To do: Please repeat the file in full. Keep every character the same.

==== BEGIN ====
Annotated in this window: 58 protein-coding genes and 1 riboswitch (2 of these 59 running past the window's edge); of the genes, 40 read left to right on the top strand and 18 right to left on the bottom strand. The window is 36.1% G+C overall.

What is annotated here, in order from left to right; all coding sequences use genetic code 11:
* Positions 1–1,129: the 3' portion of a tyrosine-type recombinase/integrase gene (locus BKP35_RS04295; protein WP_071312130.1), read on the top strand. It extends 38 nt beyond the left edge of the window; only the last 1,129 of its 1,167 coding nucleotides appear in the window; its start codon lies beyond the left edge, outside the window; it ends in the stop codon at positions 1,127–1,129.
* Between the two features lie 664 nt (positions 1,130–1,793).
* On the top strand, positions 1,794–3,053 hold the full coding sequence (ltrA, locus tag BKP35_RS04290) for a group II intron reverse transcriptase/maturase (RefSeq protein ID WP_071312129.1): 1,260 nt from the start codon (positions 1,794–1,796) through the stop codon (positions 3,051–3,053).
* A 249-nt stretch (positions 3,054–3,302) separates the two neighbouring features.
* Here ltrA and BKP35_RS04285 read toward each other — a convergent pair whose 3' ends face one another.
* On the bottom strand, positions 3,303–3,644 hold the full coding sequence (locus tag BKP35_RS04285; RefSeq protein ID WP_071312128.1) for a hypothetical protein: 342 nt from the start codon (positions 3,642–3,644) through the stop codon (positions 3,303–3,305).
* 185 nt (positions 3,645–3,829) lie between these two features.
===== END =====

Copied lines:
Annotated in this window: 58 protein-coding genes and 1 riboswitch (2 of these 59 running past the window's edge); of the genes, 40 read left to right on the top strand and 18 right to left on the bottom strand. The window is 36.1% G+C overall.

What is annotated here, in order from left to right; all coding sequences use genetic code 11:
* Positions 1–1,129: the 3' portion of a tyrosine-type recombinase/integrase gene (locus BKP35_RS04295; protein WP_071312130.1), read on the top strand. It extends 38 nt beyond the left edge of the window; only the last 1,129 of its 1,167 coding nucleotides appear in the window; its start codon lies beyond the left edge, outside the window; it ends in the stop codon at positions 1,127–1,129.
* Between the two features lie 664 nt (positions 1,130–1,793).
* On the top strand, positions 1,794–3,053 hold the full coding sequence (ltrA, locus tag BKP35_RS04290) for a group II intron reverse transcriptase/maturase (RefSeq protein ID WP_071312129.1): 1,260 nt from the start codon (positions 1,794–1,796) through the stop codon (positions 3,051–3,053).
* A 249-nt stretch (positions 3,054–3,302) separates the two neighbouring features.
* Here ltrA and BKP35_RS04285 read toward each other — a convergent pair whose 3' ends face one another.
* On the bottom strand, positions 3,303–3,644 hold the full coding sequence (locus tag BKP35_RS04285; RefSeq protein ID WP_071312128.1) for a hypothetical protein: 342 nt from the start codon (positions 3,642–3,644) through the stop codon (positions 3,303–3,305).
* 185 nt (positions 3,645–3,829) lie between these two features.